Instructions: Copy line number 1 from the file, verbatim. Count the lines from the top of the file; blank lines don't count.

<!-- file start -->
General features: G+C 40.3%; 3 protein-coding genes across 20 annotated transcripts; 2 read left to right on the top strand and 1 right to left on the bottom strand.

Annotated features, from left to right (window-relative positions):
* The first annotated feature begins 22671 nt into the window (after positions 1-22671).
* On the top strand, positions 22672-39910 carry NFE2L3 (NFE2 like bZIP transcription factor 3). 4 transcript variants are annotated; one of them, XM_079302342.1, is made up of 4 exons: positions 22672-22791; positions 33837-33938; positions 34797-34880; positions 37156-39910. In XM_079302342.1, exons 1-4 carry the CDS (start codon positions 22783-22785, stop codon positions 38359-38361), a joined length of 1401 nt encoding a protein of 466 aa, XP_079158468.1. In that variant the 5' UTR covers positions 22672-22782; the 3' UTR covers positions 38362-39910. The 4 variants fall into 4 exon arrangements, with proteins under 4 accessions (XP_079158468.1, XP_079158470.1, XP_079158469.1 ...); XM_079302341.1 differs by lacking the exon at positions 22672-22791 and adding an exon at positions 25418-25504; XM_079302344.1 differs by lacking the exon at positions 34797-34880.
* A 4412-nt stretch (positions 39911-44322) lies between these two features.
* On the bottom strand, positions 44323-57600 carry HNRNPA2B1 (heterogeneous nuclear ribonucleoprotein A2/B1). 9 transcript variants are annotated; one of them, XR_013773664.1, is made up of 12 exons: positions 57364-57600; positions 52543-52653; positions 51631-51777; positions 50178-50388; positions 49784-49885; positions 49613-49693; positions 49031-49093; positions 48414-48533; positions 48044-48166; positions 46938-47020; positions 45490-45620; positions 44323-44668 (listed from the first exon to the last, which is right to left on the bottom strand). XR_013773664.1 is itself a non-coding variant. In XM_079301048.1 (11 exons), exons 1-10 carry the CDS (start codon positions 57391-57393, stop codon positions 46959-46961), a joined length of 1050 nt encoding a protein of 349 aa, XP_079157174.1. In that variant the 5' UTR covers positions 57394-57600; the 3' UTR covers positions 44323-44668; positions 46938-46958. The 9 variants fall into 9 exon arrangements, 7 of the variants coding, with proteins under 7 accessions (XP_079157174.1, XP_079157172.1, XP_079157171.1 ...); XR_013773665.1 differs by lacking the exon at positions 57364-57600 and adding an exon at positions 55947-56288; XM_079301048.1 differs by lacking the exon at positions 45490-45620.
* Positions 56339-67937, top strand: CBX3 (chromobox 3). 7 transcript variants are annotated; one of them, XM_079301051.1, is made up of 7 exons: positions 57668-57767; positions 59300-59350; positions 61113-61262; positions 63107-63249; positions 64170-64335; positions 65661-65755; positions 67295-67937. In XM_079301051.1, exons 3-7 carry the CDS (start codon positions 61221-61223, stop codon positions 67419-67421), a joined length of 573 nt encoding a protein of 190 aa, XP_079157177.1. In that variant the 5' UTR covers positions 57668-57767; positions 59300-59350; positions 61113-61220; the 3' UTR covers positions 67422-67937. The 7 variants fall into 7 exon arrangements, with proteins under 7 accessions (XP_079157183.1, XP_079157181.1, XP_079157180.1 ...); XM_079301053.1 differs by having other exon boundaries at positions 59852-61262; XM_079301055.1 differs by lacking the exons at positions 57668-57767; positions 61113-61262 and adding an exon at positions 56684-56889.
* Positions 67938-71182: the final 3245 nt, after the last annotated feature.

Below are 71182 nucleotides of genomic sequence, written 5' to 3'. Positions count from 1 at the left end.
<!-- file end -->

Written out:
General features: G+C 40.3%; 3 protein-coding genes across 20 annotated transcripts; 2 read left to right on the top strand and 1 right to left on the bottom strand.